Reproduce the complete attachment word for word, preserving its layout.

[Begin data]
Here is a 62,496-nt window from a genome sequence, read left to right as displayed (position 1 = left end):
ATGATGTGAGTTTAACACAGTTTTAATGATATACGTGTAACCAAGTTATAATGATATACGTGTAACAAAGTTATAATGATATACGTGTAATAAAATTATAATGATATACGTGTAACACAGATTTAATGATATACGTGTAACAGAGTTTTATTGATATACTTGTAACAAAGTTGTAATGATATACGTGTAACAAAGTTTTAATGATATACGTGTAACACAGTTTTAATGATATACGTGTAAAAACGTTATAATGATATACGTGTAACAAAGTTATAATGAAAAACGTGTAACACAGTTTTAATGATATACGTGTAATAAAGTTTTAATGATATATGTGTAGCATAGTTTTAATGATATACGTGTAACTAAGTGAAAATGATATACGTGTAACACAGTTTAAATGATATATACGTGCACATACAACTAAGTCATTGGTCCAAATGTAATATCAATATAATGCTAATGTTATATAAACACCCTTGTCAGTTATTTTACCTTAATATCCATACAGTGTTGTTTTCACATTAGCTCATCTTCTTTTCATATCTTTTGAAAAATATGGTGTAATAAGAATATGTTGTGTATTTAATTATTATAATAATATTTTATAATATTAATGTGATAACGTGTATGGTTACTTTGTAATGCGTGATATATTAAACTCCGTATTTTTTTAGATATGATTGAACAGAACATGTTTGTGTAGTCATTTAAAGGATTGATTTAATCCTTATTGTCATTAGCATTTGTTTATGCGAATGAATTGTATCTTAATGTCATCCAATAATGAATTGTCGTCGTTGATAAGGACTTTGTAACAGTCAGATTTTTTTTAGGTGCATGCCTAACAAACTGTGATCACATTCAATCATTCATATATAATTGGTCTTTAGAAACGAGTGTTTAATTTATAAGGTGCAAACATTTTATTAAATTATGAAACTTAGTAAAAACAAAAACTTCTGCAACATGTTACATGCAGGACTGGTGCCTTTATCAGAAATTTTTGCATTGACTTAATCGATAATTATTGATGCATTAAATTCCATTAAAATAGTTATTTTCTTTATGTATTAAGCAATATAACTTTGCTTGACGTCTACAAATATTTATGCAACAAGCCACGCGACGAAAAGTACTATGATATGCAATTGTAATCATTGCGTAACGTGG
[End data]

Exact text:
Here is a 62,496-nt window from a genome sequence, read left to right as displayed (position 1 = left end):
ATGATGTGAGTTTAACACAGTTTTAATGATATACGTGTAACCAAGTTATAATGATATACGTGTAACAAAGTTATAATGATATACGTGTAATAAAATTATAATGATATACGTGTAACACAGATTTAATGATATACGTGTAACAGAGTTTTATTGATATACTTGTAACAAAGTTGTAATGATATACGTGTAACAAAGTTTTAATGATATACGTGTAACACAGTTTTAATGATATACGTGTAAAAACGTTATAATGATATACGTGTAACAAAGTTATAATGAAAAACGTGTAACACAGTTTTAATGATATACGTGTAATAAAGTTTTAATGATATATGTGTAGCATAGTTTTAATGATATACGTGTAACTAAGTGAAAATGATATACGTGTAACACAGTTTAAATGATATATACGTGCACATACAACTAAGTCATTGGTCCAAATGTAATATCAATATAATGCTAATGTTATATAAACACCCTTGTCAGTTATTTTACCTTAATATCCATACAGTGTTGTTTTCACATTAGCTCATCTTCTTTTCATATCTTTTGAAAAATATGGTGTAATAAGAATATGTTGTGTATTTAATTATTATAATAATATTTTATAATATTAATGTGATAACGTGTATGGTTACTTTGTAATGCGTGATATATTAAACTCCGTATTTTTTTAGATATGATTGAACAGAACATGTTTGTGTAGTCATTTAAAGGATTGATTTAATCCTTATTGTCATTAGCATTTGTTTATGCGAATGAATTGTATCTTAATGTCATCCAATAATGAATTGTCGTCGTTGATAAGGACTTTGTAACAGTCAGATTTTTTTTAGGTGCATGCCTAACAAACTGTGATCACATTCAATCATTCATATATAATTGGTCTTTAGAAACGAGTGTTTAATTTATAAGGTGCAAACATTTTATTAAATTATGAAACTTAGTAAAAACAAAAACTTCTGCAACATGTTACATGCAGGACTGGTGCCTTTATCAGAAATTTTTGCATTGACTTAATCGATAATTATTGATGCATTAAATTCCATTAAAATAGTTATTTTCTTTATGTATTAAGCAATATAACTTTGCTTGACGTCTACAAATATTTATGCAACAAGCCACGCGACGAAAAGTACTATGATATGCAATTGTAATCATTGCGTAACGTGG